First, as I have previously argued on this blog, I think ideally Xi would want to call an end to the war in Ukraine. It may initially have served a purpose for China, in trying to put Russia and the West/Ukraine at loggerheads, in conflict or proxy conflict, and weakening both, but I think Beijing now sees a real prospect of a catastrophic defeat for Moscow, and perhaps regime change there, with Putin ousted for something likely less aligned with China. That would be a disaster for China, as it would leave the country further encircled by foes. So Xi would love to push a peace deal on Putin and Ukraine, but its only real interest here is saving Putin; it’s not really interested in viewing all this through any Ukrainian prism. Indeed, having done little to engage with Ukraine over the period since independence, Chinese officials simply don’t understand Ukraine, or don’t really want to. And that’s a problem when it comes to forcing a peace on Ukraine, as if China does not understand the Ukrainian perspective, how can it figure out a solution which is also amenable to Kyiv?
Second: if Xi cannot get a lasting peace effort, or ceasefire, it will at least think that it will win plaudits in the Global South, and perhaps even Europe, just for trying. In what it sees as an increasingly polarised world, China hopes to pull elements of the Global South and even Europe away from the US-led Western alliance by marketing itself as a global peacemaker and neutral arbiter (even though it clearly is not).
Third: again, if Xi cannot secure a peace agreement, he will at least want to enforce guardrails on Putin to limit risks of escalation in the conflict away from anything which can destabilise the global economy. Important herein is to understand that China’s long-term game plan is still to win global hegemony over the US through economic development, and through globalisation. China wins through globalisation and hates anything which undermines the global status quo – this war has spiked global commodity prices higher, hurt supply chains and hit global trade and growth, all of which is bad for the Chinese bid for hegemony through economic development.
Fourth: Xi knows Putin is desperate, and increasingly dependent on China. If Putin is willing to offer China cut-price long-term commodity deals, all the better. China will take whatever it can from a weakened Putin.
Fifth: in the “partnership without limits” agreement signed at the Winter Olympics in Beijing in February 2022 the two sides had very different interpretations of the weights of the two partners. Putin saw this at the least as a partnership of equals, whereas Xi definitely saw this as China being the big brother or dominant partner. There was irritation from both sides at the time. However, a year on and Xi will want to rub it in to Putin that he is now the weaker, junior partner and now dependent on Xi. Putin will be kissing Xi’s ring, if not worse and somewhat lower down the Chinese premier's anatomy.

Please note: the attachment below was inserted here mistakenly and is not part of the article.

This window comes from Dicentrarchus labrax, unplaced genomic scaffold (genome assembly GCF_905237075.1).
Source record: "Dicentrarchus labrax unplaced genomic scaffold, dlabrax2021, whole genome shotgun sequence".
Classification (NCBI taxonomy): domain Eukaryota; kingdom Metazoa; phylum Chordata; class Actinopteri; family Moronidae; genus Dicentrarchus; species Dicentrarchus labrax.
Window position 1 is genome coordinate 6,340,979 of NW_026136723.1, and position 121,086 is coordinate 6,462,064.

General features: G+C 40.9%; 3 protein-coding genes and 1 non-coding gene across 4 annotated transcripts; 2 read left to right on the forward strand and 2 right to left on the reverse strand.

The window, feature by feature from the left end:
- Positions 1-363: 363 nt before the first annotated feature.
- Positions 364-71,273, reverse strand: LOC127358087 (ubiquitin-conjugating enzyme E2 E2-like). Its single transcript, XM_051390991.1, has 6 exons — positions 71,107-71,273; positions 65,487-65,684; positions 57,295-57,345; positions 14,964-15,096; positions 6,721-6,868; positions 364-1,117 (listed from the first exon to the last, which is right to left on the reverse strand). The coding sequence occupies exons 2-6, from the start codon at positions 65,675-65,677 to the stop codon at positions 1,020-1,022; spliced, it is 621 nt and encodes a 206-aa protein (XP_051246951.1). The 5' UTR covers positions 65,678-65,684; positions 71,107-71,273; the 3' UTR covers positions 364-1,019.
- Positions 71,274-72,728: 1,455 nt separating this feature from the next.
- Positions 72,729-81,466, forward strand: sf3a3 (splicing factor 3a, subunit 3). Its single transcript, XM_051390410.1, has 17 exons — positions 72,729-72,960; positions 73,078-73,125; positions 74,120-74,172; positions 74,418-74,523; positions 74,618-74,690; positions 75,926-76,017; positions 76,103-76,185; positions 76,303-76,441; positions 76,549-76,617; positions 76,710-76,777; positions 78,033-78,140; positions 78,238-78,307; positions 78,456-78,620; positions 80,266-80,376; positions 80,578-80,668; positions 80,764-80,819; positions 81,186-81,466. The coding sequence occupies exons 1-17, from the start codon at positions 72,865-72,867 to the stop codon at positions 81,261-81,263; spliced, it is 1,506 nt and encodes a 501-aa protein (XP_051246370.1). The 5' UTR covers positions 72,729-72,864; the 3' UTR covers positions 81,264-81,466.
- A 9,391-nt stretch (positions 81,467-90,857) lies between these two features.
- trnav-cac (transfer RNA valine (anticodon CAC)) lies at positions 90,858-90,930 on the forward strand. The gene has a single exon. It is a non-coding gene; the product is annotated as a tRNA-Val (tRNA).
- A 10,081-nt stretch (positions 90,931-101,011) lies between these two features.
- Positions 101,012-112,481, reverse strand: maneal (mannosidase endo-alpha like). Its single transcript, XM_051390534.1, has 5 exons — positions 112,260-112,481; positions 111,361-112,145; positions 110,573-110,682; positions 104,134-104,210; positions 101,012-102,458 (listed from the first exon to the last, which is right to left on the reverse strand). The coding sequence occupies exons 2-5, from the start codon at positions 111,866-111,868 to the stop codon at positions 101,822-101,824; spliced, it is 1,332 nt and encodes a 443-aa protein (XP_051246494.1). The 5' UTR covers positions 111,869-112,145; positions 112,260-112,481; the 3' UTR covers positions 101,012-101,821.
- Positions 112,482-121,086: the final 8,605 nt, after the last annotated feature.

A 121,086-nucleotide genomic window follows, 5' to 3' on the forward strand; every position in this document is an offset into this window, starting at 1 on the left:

Sixth: I think Xi will want to signal to the US that China has leverage over Russia, and that if the US and its allies want peace in Ukraine they will have to work with China. And that likely means that China will look for compromises from the US elsewhere, perhaps over tariffs and trade, even Taiwan.
Seventh, and importantly: China will not want to get dragged into the conflict. China knows full well that where powers such as Russia and the US have been dragged into wars, as in Vietnam, Iraq, Afghanistan and now Ukraine, they have emerged much weaker.
So that’s Xi, what about Putin?
Putin has by now realised that Russia cannot win this conflict – it currently has no path to victory. So Putin really has only two options: first: well, ideally Putin would want full Chinese backing for his conquest of Ukraine. Ideally that would be Chinese military backing to push the Ukrainians back to deliver a full Russian victory. Putin perhaps feels that even the Chinese lining up on his side in Ukraine could be enough to frighten the West into backing off in support for Ukraine, and then eventual Ukrainian surrender to Russia.
Second: if Chinese military backing is not forthcoming – it likely is not – Putin wants China to force Ukraine and the West to the negotiating table to bring a peace. And Putin would now take a peace in Ukraine where he keeps what he has, even better forcing guarantees also of no future Nato enlargement, and some limits on Ukraine’s rearmament. The latter would be aimed at giving a future option of Russia rearming and then re-invading Ukraine. Obviously the latter scenario is in no way acceptable to Ukraine. But I still think that Putin is now so weak and vulnerable that he might just be forced to concede to a deal whereby Russian forces withdraw to positions held before February 24, 2022, with longer-term UN negotiations over the future of Crimea, DPR and LPR, and then some formula around no Nato membership for Ukraine in exchange for some form of Western security guarantees for Ukraine.
Timothy Ash is the senior sovereign strategist at BlueBay Asset Management in London and a veteran observer of Russia, Ukraine, Turkey and other Emerging European markets. This note first appeared on the @tashecon substack blog here.